New South Wales Ski Association
Project: To extend and upgrade the existing Sverre Kaaten Nordic Shelter in Perisher Valley, NSW.
The Need: The Sverre Kaaten Nordic Shelter was originally designed to be a public day shelter for all cross country skiers. The Shelter gives skiers a base, refuge, contact with other skiers and is the heart of cross country skiing in NSW. Opened for use in 1981, the Shelter began as a cooperative venture between state government, individual members and clubs of the NSW Ski Association, and members of the cross country community. The Shelter is heavily used by all types of skiers, including families with small children who are unable to stay outside for long periods of time. Individual skiers, ski classes, school groups, training squads and clubs use the Shelter as a base to ski from and to come back to for rest, regrouping and shelter in poor weather conditions.
During cross country events, in poor weather and in peak season, the Shelter becomes very crowded. Currently the building is multi level with amenities on upper levels and insufficient space has resulted in a lack of privacy, inability to run events as efficiently as possible and lack of storage. The extension and upgrade of the Shelter will give increased benefits to all those using the Shelter including the improvement and placement of all public amenities on the ground floor, added safety, access for people with disabilities, areas to store and work on equipment and improved overall management of the sport.
While the Shelter itself is managed by the Cross Country Committee a sub committee of the NSW Ski Association, fundraising, design and building is being directed by a management group drawn from the wider cross country community.
The Goal: To raise at least $100,000 in cash (not including ‘in kind’) over ten years through registration with the Australian Sports Foundation as part of a final target figure of $260,000.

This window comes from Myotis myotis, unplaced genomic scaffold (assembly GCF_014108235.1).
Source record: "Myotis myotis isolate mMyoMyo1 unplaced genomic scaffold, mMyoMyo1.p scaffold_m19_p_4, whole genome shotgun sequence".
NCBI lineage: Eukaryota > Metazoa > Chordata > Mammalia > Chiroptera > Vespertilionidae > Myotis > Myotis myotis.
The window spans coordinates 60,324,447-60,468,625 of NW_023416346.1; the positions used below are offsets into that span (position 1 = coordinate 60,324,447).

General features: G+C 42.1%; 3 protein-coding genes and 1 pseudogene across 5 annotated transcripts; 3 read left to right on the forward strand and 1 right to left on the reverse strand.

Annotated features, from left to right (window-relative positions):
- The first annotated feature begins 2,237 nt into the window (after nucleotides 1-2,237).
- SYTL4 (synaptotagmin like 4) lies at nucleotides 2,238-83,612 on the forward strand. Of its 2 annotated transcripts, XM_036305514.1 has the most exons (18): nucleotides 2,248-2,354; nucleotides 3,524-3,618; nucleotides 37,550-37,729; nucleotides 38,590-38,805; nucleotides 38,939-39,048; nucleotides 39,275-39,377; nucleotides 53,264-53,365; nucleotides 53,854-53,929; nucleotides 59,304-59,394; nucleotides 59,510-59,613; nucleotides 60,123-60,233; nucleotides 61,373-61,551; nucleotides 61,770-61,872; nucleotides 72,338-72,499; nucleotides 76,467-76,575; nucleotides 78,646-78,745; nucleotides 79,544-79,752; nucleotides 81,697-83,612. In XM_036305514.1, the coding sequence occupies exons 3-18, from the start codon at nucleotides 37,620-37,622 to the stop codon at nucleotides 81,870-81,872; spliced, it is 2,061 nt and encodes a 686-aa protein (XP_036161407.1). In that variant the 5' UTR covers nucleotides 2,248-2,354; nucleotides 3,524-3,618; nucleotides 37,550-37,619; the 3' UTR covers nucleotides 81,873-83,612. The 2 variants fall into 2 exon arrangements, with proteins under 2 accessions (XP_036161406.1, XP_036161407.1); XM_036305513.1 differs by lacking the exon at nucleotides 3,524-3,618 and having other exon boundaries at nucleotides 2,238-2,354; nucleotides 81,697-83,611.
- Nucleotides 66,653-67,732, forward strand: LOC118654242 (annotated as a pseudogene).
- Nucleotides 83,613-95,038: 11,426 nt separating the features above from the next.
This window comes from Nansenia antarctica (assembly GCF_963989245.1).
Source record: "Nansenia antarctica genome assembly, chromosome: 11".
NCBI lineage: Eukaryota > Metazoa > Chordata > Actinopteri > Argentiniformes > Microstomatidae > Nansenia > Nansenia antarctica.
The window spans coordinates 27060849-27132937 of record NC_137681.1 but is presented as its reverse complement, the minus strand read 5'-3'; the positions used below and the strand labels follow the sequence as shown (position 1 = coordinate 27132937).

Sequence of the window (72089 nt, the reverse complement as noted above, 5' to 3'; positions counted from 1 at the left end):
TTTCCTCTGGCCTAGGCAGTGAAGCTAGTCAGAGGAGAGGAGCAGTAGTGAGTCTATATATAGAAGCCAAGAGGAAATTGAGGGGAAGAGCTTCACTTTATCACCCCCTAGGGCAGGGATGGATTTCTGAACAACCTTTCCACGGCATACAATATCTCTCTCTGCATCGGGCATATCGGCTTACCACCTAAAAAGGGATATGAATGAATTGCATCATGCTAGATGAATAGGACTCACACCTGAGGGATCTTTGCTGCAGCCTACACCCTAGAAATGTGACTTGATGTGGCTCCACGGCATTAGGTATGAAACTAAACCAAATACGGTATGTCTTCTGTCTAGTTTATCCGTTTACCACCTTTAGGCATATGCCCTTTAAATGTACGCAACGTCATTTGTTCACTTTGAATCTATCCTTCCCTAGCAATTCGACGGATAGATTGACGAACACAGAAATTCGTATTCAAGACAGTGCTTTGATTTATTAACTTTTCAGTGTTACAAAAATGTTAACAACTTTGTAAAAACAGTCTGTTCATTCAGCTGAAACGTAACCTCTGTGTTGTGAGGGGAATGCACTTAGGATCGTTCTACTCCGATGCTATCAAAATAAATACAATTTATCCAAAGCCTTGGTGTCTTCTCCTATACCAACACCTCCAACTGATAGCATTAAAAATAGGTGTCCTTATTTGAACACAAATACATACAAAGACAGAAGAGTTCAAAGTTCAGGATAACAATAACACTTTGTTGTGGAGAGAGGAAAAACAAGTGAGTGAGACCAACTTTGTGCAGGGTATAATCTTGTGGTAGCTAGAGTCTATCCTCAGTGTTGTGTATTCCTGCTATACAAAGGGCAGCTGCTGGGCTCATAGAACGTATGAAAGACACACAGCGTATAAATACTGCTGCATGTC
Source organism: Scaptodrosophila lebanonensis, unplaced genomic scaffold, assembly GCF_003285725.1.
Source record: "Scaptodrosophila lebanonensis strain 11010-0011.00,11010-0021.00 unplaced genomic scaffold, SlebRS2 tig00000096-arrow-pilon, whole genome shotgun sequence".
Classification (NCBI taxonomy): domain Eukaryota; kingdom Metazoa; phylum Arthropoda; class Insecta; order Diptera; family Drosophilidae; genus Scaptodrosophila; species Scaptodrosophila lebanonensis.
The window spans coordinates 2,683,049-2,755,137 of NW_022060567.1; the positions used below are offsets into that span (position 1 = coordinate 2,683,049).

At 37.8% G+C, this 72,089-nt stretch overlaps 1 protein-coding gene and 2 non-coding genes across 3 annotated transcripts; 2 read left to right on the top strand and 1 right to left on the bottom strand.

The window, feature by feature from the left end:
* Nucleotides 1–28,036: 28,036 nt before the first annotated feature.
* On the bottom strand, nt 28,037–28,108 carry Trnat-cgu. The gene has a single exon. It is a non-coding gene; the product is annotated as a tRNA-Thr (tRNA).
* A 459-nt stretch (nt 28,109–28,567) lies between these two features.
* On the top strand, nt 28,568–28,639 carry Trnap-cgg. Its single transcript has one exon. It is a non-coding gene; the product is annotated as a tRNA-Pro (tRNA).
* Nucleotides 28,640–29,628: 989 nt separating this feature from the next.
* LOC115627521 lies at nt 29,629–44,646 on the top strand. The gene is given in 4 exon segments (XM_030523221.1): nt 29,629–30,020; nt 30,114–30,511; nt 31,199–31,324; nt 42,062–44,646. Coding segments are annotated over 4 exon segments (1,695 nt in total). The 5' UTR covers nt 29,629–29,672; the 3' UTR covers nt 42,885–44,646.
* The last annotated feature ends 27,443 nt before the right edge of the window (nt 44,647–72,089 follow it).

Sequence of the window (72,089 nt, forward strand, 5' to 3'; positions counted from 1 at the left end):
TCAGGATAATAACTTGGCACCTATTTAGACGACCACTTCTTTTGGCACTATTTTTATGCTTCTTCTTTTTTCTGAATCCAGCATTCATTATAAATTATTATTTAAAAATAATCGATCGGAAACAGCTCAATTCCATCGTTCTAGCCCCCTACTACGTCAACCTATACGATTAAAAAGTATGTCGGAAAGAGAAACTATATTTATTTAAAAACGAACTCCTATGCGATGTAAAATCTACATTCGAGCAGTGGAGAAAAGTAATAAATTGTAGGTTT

The Approach: When the Association looked at gathering funds, they were asked the question: ‘If we give, is it a tax deduction?’ After making enquiries to the Australian Sports Foundation, the Association prepared an application and were granted project status allowing them to offer donors tax deductibility under the ASF guidelines. They conceived a fundraising program called ‘100 People/$100’ where one hundred people commit $100 each year for ten years as an achievable way of gaining long term commitments. They were rewarded by an immediate response from the supporters and users of the Nordic Shelter. In three years of fundraising over $30,000 has been raised. Treasurer of the Cross Country Committee, Leslie Ludwig, says that the banking and receipting systems of the ASF make the gathering of project donations ‘a very well documented and transparent process’.
As well as funds, support for the Shelter has come in other ways: architect Bruce Vote donated $12,000 in fees, structural engineer Ken Murtagh donated $5,000 the same way and National Parks waived permit fees. Peter Ward, Chairman of the Cross Country Committee, says these ‘in kind’ donations are extremely helpful when applying for other grants because they show not only the ability to fundraise, but also the commitment of professional and government bodies to the goal of the Association.
The Challenge: With the ‘100 People/$100’ program in place the challenge is to seek further commitments in the future. A further challenge is that because all those involved are volunteers, future commitments will include donations of time and expertise. Once building begins, this will make the project quite different from ordinary building projects. The challenge will be to manage and use the volunteer resource effectively while ensuring their feeling of ‘ownership’ of the project.
The successful strategies
- Ask the people you know and ensure they understand the way the association with the ASF works;
- ‘In kind’ support is very useful when applying for a grant as it can show wide community commitment;
- Keep donors informed about fundraising and building progress;
- Ensure accurate records are kept, to enable pledges to be invoiced on time and allow public and personal recognition of the contributions.
Location: Perisher Valley is in the Snowy Mountains of New South Wales, 500 km south of Sydney.